Every manager has been in tight spots.
But what if a gale wind blew down power poles near your office and you were without electricity for three days? What if a virus knocked out your company's command center and all you had for back up was a conference room with a single phone line, two data ports and a white board with a partially dried out purple marker? How would you handle a flu epidemic that wiped out your entire customer service staff?
If you didn't rattle off your answers, Bill Ashland has just the thing. Founder and CEO of Disaster Game LLC, Ashland invented a board game that simulates thousands of potential disasters that could befall a company and their solutions. Starbucks, Xerox, Wyeth Pharmaceuticals and the U.S. Treasury have all shelled out $299.99 for the game, says Ashland, to help them prepare for whatever emergencies lie ahead. An online version of the game — a "flight simulator for disasters" is how Ashland describes it — should roll out in 2011.
"The scope of the web edition takes the concept to a whole new level," Ashland says from his Auburn home. "The idea is to create a realistic virtual environment that fully immerses participants in the heart of the action."
Ashland has had plenty of experience at the heart of the action. From 2001 to 2007, he led a division of the business preparedness program at TD Banknorth.
"In working with the various business lines at TD Banknorth on the creation, maintenance and testing of their (disaster) plans, I spent many a night thinking about the ways to make the testing portion more engaging than simply saying, 'Something happened to your building, what do you do'," he says.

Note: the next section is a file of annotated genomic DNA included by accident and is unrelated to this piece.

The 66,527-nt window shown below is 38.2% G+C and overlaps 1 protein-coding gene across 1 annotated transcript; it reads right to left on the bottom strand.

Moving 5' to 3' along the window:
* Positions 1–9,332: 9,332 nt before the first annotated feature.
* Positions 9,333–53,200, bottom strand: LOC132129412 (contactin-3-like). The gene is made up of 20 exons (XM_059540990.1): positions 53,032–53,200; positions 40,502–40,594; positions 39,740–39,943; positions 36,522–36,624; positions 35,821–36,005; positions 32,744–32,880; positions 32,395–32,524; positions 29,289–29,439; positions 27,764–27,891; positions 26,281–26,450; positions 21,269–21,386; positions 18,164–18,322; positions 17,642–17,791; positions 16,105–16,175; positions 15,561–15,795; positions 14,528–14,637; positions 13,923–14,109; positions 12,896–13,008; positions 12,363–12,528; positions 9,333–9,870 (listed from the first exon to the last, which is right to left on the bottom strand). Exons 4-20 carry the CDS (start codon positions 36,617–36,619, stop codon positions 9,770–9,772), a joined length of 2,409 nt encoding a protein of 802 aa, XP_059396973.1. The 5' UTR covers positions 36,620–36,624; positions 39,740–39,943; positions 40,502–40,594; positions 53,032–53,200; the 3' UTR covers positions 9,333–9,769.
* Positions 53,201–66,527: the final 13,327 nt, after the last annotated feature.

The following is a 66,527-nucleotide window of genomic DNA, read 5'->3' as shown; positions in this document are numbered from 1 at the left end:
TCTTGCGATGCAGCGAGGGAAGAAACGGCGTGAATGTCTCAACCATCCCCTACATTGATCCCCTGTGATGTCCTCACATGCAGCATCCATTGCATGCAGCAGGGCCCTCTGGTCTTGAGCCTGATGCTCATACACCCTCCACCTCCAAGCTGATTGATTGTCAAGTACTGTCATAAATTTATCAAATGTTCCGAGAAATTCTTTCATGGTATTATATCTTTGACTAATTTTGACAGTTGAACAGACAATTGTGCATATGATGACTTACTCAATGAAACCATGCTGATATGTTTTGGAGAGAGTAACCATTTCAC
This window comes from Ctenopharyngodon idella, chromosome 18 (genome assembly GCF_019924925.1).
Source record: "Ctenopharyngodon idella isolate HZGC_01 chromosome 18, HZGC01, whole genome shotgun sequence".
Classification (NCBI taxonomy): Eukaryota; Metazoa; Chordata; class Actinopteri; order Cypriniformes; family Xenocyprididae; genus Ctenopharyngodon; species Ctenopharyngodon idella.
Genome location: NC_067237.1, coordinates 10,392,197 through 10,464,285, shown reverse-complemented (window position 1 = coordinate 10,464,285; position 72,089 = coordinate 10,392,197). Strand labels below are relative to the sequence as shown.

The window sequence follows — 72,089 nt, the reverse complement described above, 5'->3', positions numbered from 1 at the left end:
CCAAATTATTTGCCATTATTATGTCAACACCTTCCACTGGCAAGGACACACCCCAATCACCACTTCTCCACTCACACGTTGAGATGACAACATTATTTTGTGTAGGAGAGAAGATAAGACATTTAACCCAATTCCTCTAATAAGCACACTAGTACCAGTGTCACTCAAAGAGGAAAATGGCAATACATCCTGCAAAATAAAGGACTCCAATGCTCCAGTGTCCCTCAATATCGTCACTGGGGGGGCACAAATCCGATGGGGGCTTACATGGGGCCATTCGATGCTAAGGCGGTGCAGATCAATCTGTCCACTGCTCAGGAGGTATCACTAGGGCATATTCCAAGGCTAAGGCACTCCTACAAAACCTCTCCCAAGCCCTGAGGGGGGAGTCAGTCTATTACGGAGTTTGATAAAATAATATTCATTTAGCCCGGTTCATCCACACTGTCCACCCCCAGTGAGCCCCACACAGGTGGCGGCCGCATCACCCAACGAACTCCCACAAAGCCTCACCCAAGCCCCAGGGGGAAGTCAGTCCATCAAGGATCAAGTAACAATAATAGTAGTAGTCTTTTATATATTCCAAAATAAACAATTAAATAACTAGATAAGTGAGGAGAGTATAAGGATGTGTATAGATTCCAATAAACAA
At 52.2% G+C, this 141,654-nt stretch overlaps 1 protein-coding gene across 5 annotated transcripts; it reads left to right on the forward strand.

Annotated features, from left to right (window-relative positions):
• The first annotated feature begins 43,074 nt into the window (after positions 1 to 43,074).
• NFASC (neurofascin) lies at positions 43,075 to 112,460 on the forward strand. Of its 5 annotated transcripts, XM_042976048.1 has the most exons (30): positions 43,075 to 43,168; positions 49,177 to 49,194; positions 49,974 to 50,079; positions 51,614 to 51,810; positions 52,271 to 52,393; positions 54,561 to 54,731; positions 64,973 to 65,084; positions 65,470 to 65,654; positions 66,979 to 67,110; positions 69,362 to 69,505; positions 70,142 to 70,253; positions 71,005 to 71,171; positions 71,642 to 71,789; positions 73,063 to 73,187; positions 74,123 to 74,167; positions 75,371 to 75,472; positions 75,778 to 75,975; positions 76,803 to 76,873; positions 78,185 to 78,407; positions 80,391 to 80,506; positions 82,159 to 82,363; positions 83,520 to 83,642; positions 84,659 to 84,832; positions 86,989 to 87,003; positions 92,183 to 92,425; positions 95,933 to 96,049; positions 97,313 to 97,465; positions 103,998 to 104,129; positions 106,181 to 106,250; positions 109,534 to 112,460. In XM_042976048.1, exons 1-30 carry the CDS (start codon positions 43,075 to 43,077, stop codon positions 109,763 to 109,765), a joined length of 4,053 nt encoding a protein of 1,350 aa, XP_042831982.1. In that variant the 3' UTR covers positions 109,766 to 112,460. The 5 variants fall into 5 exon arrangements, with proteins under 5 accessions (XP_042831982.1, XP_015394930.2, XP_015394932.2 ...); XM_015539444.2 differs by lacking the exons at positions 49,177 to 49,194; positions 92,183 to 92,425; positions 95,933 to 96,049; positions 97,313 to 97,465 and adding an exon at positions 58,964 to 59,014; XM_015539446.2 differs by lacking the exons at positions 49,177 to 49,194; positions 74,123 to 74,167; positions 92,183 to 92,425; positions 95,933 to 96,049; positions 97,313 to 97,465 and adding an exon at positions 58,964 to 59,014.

Raised by a family of card sharks, Ashland says he's always played games and it occurred to him that the four plans in a typical business preparedness program — response, relocation, resumption and recovery — parallel the four suits in a deck of cards. In designing the board game, he added cards for events, cards for variables and dice for time, day and weather.
"Suddenly, I had a way to build thousands of scenarios," he says.
In 2007, he took his prototype to the Strohl System International User Group Conference, annual conference that examines security and business preparedness products.
"The reaction was so viral," he says. "It was standing room only in the room, and the comment cards were overwhelmingly positive, comments like 'You should sell this.'"
So he has, netting about $60,000 in revenue so far, he says, with about 40% of his customer base in the banking and financial services industry. Now Ashland and his wife, Bev, and their 12-year-old daughter, Jordan, plan to kick off a 28-day, national tour later this month to demonstrate the game at conferences across the country. He anticipates the tour will generate over $500,000 in sales for the company this year, and set the stage for the launch of the online version in 2011, which will include live voice chat between participants via a headset and microphone. The hosted solution will be sold on a subscription basis to Fortune 500-level companies, with price points and feature sets for smaller organizations as well, he says.
The company will also release a family version of the board game that will sell for $49.95.
Ashland says part of the appeal in designing a game to engage people in emergency preparedness was simply the fun of creating the scenarios. Disaster Game has exit routes, alternative exit routes, wrong turns, rescues and yes, you can be killed.
"Because they don't know what lies around the next corner, it keeps them on their toes," Ashland says.